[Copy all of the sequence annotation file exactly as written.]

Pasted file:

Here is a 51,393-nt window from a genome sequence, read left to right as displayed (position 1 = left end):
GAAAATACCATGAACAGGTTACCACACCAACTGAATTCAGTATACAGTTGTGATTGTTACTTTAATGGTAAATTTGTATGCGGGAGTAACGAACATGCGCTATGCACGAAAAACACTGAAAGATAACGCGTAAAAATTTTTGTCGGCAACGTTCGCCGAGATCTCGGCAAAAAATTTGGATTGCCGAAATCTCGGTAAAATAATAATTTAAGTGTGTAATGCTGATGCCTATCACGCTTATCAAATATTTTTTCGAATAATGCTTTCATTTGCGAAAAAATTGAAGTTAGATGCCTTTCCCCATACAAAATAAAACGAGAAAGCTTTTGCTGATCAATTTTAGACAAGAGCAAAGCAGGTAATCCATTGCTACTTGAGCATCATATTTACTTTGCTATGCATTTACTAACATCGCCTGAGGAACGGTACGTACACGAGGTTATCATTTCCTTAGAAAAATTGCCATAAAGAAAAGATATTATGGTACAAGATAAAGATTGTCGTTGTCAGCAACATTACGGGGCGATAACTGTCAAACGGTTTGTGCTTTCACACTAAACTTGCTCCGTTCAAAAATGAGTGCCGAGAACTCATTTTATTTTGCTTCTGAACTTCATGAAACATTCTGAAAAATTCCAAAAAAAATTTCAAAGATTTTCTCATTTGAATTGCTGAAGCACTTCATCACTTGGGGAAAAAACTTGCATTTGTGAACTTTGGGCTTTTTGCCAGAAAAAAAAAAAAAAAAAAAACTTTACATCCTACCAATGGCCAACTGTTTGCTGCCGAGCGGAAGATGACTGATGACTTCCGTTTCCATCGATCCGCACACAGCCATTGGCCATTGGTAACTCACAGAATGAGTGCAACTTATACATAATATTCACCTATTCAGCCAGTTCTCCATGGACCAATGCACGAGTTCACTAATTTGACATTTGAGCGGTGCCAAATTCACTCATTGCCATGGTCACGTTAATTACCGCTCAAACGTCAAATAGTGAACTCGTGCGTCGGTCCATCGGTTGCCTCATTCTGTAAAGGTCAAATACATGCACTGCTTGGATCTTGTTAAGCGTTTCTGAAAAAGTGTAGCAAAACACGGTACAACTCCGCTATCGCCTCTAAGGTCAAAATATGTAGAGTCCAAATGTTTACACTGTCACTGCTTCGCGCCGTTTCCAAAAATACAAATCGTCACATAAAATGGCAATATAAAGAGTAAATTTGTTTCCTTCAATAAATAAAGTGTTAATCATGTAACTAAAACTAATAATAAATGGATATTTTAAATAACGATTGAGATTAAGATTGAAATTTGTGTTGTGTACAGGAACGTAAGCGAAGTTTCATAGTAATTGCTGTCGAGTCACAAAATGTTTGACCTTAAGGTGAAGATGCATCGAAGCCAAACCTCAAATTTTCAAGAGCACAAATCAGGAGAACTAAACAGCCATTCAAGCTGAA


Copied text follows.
Here is a 51,393-nt window from a genome sequence, read left to right as displayed (position 1 = left end):
GAAAATACCATGAACAGGTTACCACACCAACTGAATTCAGTATACAGTTGTGATTGTTACTTTAATGGTAAATTTGTATGCGGGAGTAACGAACATGCGCTATGCACGAAAAACACTGAAAGATAACGCGTAAAAATTTTTGTCGGCAACGTTCGCCGAGATCTCGGCAAAAAATTTGGATTGCCGAAATCTCGGTAAAATAATAATTTAAGTGTGTAATGCTGATGCCTATCACGCTTATCAAATATTTTTTCGAATAATGCTTTCATTTGCGAAAAAATTGAAGTTAGATGCCTTTCCCCATACAAAATAAAACGAGAAAGCTTTTGCTGATCAATTTTAGACAAGAGCAAAGCAGGTAATCCATTGCTACTTGAGCATCATATTTACTTTGCTATGCATTTACTAACATCGCCTGAGGAACGGTACGTACACGAGGTTATCATTTCCTTAGAAAAATTGCCATAAAGAAAAGATATTATGGTACAAGATAAAGATTGTCGTTGTCAGCAACATTACGGGGCGATAACTGTCAAACGGTTTGTGCTTTCACACTAAACTTGCTCCGTTCAAAAATGAGTGCCGAGAACTCATTTTATTTTGCTTCTGAACTTCATGAAACATTCTGAAAAATTCCAAAAAAAATTTCAAAGATTTTCTCATTTGAATTGCTGAAGCACTTCATCACTTGGGGAAAAAACTTGCATTTGTGAACTTTGGGCTTTTTGCCAGAAAAAAAAAAAAAAAAAAAACTTTACATCCTACCAATGGCCAACTGTTTGCTGCCGAGCGGAAGATGACTGATGACTTCCGTTTCCATCGATCCGCACACAGCCATTGGCCATTGGTAACTCACAGAATGAGTGCAACTTATACATAATATTCACCTATTCAGCCAGTTCTCCATGGACCAATGCACGAGTTCACTAATTTGACATTTGAGCGGTGCCAAATTCACTCATTGCCATGGTCACGTTAATTACCGCTCAAACGTCAAATAGTGAACTCGTGCGTCGGTCCATCGGTTGCCTCATTCTGTAAAGGTCAAATACATGCACTGCTTGGATCTTGTTAAGCGTTTCTGAAAAAGTGTAGCAAAACACGGTACAACTCCGCTATCGCCTCTAAGGTCAAAATATGTAGAGTCCAAATGTTTACACTGTCACTGCTTCGCGCCGTTTCCAAAAATACAAATCGTCACATAAAATGGCAATATAAAGAGTAAATTTGTTTCCTTCAATAAATAAAGTGTTAATCATGTAACTAAAACTAATAATAAATGGATATTTTAAATAACGATTGAGATTAAGATTGAAATTTGTGTTGTGTACAGGAACGTAAGCGAAGTTTCATAGTAATTGCTGTCGAGTCACAAAATGTTTGACCTTAAGGTGAAGATGCATCGAAGCCAAACCTCAAATTTTCAAGAGCACAAATCAGGAGAACTAAACAGCCATTCAAGCTGAA